In this health-conscious age, we tend to think of nourishment in terms of diet and supplements. Having the proper nutrients are necessary for optimal health and growth; however, research has shown that 70% of a person’s total energy is related to our emotional well-being.(1) And, our sense of well-being is more “related to how we perceive the world than it is to the actual circumstances themselves.”(2)
This perspective is summed up by Reinhold Niebuhr’s (1892–1971) Serenity Prayer:
“[…]Grant to us the serenity of mind to accept that which cannot
be changed; courage to change that which can be changed, and
wisdom to know the one from the other[…]“
You can embrace the value of nourishment by:
- Proactively doing things that make you feel refreshed, replenished, and reassured.
- Trying to change the things that make you feel depleted and discouraged.
- Adopting an attitude of acceptance.
Statistically speaking, the chances of my order at a restaurant coming out wrong are pretty high. I used to think, “Why do they always mess up my food?” Now I think, “Yay, I’m going to get a complimentary dessert!” – I get a double dose of nourishment, one is a more optimistic attitude and the other is free pie.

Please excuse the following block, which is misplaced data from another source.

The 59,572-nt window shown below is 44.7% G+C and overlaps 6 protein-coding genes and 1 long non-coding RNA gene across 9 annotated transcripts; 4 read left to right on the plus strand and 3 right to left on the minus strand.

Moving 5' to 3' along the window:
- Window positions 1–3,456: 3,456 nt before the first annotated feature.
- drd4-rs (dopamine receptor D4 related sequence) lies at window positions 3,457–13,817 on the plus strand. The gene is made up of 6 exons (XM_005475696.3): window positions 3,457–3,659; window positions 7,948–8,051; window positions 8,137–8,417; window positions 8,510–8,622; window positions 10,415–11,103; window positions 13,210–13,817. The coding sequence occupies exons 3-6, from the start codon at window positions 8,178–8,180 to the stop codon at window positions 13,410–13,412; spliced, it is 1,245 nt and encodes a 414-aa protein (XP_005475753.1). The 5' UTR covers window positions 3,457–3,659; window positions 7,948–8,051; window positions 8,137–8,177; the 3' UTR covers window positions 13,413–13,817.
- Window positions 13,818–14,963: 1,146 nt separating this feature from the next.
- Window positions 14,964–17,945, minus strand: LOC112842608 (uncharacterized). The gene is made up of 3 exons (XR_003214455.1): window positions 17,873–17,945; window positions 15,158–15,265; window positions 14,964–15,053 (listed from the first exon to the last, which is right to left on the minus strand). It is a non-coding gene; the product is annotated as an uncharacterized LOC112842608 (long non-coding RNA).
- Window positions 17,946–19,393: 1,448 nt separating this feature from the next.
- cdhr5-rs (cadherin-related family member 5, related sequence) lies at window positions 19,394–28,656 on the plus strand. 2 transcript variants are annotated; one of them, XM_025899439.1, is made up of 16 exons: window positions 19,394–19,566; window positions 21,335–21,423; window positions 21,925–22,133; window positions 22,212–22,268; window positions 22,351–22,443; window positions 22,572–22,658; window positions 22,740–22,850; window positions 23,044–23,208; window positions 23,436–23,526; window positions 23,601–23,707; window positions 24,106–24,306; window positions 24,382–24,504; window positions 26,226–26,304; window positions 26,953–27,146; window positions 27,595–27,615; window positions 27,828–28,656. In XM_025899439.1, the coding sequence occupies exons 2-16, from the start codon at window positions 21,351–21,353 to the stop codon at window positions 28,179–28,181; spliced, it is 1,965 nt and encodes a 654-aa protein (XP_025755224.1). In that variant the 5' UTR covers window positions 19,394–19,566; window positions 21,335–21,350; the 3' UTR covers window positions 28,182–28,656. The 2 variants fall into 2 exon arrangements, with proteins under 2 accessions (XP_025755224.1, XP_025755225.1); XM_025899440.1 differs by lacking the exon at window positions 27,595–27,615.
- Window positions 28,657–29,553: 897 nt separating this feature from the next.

Personal growth, positive change, and feeling nurtured do not demand a revolutionary overhaul of your current behavior. It is more of an evolutionary shift in how you think about your circumstances. Imagine yourself standing on a balcony overlooking the ocean. When you move your head slightly a few inches to the left or right, you see an entirely new 180-degree vista.
A new horizon of possibility and unique landscape of opportunity is always available to you—you just need to make a small shift in your perspective. Below are some reflection questions to help you with that shift.
- What does being nourished feel like to you?
- What nourishes you?
- What do you nourish in others?
- What aspects of your life feel under-nourished?
- What actions or attitude shifts need to happen to contribute to your well-being?
- Will you commit to making it happen in the next week?
Wishing you nourishment,
Stacey Zackin, PhD, MSW, PCC (Manager, WORK_SPACE)
(1)The Emotional Energy Factor: The Secrets High-Energy People Use to Beat Emotional Fatigue by Mira Kirshenbaum
(2)Diener, E., Lucas, R. E., & Oishi, S. (2002). Subjective well-being: The science of happiness and self-satisfaction. In, C. R. Synder and S. J. Lopez (Eds.). Handbook of positive psychology (pp. 63-73). New York, NY: Oxford University Press.